Changing Seasons

Our hot and unusually wet summer here in southeastern Pennsylvania has produced a different kind of autumn. I assume that the abundance of moisture caused confusion for many of the trees. In normal years, the leaves would all be on the ground by early November. Not so this year! There are still holdouts refusing to turn loose of their host and drift downward to await the winter snows. It’s like they’re stalling, hoping to turn back the calendar.

But, the calendar will advance. The leaves, even the most stubborn holdouts, will fall. Time stands still for none of us. And those falling leaves are a gentle and beautiful reminder of a coming appointment we all must keep.

“For we must all appear before the judgment seat of Christ, so that each one may receive what is due for what he has done in the body, whether good or evil” (2 Cor. 5:10, ESV).

This is a sobering thought. But for the apostle Paul, it was also a thought that filled his heart with joyful anticipation. We are going to stand before Jesus! We are going to see His face! And if we are faithful to make choices that please Him, we will hear His words of commendation. “Well done, good and faithful servant.”

This was what motivated Paul to say, “So whether we are at home or away, we make it our aim to please him” (2 Cor. 5:9). In other words, there were only two days on Paul’s calendar: “today,” and, “that day.”

Every choice we make on this day will influence what words we hear from Jesus on that day. Let’s make it our aim today to “please him” – to keep on becoming God’s kind of husband, God’s kind of wife, God’s kind of parent or grandparent, God’s kind of friend, God’s kind of church member.

Someday, just as sure as those leaves are falling outside my window, we will stand before the Lord who loved us and gave Himself for us. By His grace, let’s give ourselves back to Him today.

Why Good Theologians Are Worth Reading, Even When They Are Sometimes Wrong

There is a heroic quality to the thought of men who are willing to tackle the greatest themes relating to God, creation, salvation, and the church: even when they make mistakes, they make magnificent mistakes from which we can all learn.  In a day of small men and small minds, we should be grateful that the Lord is truly good, and has provided such brilliant men to inform the great traditions of the church and to provide us with immense resources of theology and devotion.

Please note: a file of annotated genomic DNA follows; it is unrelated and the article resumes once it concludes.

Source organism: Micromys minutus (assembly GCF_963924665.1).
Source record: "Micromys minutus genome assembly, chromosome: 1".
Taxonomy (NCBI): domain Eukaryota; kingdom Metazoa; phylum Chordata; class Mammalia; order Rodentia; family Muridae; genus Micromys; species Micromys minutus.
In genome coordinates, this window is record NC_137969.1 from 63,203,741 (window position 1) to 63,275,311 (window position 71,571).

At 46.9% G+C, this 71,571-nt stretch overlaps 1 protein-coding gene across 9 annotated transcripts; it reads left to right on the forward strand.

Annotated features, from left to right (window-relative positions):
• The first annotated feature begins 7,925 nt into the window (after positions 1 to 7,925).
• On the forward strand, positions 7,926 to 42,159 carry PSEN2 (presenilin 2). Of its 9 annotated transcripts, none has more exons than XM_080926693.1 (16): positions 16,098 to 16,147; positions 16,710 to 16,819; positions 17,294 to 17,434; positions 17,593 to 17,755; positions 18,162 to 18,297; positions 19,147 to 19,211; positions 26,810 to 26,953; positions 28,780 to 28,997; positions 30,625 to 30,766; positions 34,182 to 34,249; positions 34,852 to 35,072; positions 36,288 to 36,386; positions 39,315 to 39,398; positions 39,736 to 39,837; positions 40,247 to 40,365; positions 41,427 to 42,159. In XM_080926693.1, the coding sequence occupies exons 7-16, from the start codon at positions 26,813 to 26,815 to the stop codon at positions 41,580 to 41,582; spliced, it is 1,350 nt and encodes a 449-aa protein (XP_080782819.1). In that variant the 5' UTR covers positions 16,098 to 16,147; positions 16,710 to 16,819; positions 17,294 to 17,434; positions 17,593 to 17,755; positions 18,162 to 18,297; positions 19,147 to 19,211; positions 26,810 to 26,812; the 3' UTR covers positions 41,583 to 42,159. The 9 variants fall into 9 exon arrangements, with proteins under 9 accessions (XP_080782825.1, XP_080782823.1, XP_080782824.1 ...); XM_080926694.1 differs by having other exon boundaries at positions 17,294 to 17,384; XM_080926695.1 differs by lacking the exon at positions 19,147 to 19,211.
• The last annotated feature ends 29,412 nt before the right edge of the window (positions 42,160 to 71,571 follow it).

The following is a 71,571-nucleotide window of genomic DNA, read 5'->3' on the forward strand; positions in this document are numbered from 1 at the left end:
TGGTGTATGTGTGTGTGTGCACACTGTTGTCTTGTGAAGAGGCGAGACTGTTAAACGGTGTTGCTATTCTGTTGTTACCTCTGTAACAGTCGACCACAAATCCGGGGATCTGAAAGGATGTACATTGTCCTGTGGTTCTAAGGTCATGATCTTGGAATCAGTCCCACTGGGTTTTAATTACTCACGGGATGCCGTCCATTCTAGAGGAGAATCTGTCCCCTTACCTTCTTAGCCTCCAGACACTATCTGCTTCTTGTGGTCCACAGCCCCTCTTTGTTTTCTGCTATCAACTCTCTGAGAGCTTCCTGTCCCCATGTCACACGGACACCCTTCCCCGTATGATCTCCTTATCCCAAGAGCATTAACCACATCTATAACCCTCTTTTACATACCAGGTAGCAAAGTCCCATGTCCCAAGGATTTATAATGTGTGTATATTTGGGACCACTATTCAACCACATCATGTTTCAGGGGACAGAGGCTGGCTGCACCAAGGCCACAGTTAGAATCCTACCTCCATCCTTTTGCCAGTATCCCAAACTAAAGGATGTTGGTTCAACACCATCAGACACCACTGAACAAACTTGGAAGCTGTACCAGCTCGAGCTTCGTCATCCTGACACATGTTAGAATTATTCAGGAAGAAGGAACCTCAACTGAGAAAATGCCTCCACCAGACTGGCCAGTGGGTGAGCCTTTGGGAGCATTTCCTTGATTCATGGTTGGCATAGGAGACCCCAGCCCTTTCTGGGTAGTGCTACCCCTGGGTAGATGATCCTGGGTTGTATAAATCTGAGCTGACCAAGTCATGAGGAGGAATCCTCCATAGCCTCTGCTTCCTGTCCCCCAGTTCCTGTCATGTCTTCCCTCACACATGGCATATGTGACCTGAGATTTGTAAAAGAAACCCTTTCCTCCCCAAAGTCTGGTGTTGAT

Carl Trueman, “On Heroes and the Heroic”


According to my online dictionary, perspective is “ the ability to see things in a true relationship.” Perspective is how we view life, its events, and those who travel the road of life with us. It seems to run too easily on autopilot, while constantly requiring our attention. Perspective is a necessary, but fickle element of life.

I had the opportunity recently to replay a scene that I’ve watched with each of our grand-girls. Our youngest granddaughter was in the den playing with her toys. She had assembled the little people with their furniture, clothes, toys, and all the rest. Among the collection was a chair, a tricycle, and a dress. As a two year old, she knows what a chair and a tricycle and a dress are in her world—they are to be seated on, ridden, and worn. So in the course of playing she attempted to sit on the 3 inch tall chair, ride the 2 inch high tricycle, and put on the tiny dress. It was a comical sight.

Her perspective of the world understood the relationship of each item, but totally missed the proportion of each. Despite her efforts to use each in a way that she had learned they were designed for, her efforts were only rewarded with failure and confusion. The more she tried, the funnier the scene grew. Until she learns that proportion is part of perspective, she is bound to replay the scene again.

While the matter of skewed perspective in a two-year old’s life may be the occasion for comedy, it can mark continuing failure and confusion in our lives as adults. Trials are part of everyone’s life (Job 14:1) and have a purpose in God’s plan.

1 Peter 1:7-“That the trial of your faith, being much more precious than of gold that perishes . . . might be found unto praise and honor and glory . . .”

James 1:2-4-“Consider it all joy, my brethren, when you encounter various trials, knowing that the testing of your faith produces endurance. And let endurance have its perfect result, so that you may be perfect and complete, lacking in nothing.”

When we lose perspective, we are in trouble. Too often the problem is one of proportion. When proportion is lost in perspective God seems to be the size of my granddaughter’s toy tricycle. We may understand the relationship, but it just can’t take us anywhere—it’s too small.

Perspective requires our constant attention. Perhaps we should follow the advice of one song writer who wrote, “Instead of telling God how big your problems are, you need to tell your problems how big your God is.” After all, until we learn that proportion is part of perspective, we are bound to replay the scene again.

How Do You Measure It?

It seems like every time I read through Scripture I discover ‘new’ things in familiar passages. I had one of those moments this spring while going through the Book of Ruth. Before I share my discovery, let me rewind the story for you.